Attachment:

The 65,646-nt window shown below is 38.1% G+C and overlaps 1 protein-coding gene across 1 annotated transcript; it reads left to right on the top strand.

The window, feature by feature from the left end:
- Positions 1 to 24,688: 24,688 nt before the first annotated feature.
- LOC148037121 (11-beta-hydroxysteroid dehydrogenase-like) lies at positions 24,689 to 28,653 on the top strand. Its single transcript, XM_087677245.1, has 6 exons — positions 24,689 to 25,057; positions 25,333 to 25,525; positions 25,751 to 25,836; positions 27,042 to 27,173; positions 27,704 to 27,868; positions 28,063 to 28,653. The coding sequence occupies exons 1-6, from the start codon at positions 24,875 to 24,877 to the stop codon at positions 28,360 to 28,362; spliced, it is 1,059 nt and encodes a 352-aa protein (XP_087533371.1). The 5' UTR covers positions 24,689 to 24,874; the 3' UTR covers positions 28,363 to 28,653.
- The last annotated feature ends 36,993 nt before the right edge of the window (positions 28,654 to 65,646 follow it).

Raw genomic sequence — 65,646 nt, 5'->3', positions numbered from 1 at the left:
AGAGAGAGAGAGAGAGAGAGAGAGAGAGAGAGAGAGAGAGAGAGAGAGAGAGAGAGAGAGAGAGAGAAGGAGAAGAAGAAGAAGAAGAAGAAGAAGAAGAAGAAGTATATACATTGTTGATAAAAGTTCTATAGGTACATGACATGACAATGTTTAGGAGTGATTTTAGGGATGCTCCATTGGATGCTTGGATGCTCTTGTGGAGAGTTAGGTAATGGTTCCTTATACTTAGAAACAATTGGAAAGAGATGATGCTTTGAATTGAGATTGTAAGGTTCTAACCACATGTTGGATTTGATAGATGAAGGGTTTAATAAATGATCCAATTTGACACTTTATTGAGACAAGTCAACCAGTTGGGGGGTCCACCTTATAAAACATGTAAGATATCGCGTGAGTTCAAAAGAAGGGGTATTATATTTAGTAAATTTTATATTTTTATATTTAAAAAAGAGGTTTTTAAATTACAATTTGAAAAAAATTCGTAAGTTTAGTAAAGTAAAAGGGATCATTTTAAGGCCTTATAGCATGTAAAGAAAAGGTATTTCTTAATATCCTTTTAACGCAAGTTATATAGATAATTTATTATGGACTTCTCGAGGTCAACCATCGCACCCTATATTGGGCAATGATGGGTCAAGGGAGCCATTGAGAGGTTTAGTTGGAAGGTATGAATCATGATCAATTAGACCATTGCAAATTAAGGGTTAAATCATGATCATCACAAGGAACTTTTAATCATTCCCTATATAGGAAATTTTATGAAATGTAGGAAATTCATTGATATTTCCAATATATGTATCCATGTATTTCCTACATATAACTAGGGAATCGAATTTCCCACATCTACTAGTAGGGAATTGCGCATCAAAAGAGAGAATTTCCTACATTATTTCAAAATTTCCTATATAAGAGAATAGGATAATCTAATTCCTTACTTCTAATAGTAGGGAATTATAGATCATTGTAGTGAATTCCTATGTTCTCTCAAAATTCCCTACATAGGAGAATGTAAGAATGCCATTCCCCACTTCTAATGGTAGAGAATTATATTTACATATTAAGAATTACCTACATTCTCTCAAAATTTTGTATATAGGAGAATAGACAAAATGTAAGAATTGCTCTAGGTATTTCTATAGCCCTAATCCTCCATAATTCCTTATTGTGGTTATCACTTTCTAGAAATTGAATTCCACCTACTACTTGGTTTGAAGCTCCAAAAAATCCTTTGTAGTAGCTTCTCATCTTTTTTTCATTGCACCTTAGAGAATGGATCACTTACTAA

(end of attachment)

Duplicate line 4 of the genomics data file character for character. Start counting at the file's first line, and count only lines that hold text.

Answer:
- LOC148037121 (11-beta-hydroxysteroid dehydrogenase-like) lies at positions 24,689 to 28,653 on the top strand. Its single transcript, XM_087677245.1, has 6 exons — positions 24,689 to 25,057; positions 25,333 to 25,525; positions 25,751 to 25,836; positions 27,042 to 27,173; positions 27,704 to 27,868; positions 28,063 to 28,653. The coding sequence occupies exons 1-6, from the start codon at positions 24,875 to 24,877 to the stop codon at positions 28,360 to 28,362; spliced, it is 1,059 nt and encodes a 352-aa protein (XP_087533371.1). The 5' UTR covers positions 24,689 to 24,874; the 3' UTR covers positions 28,363 to 28,653.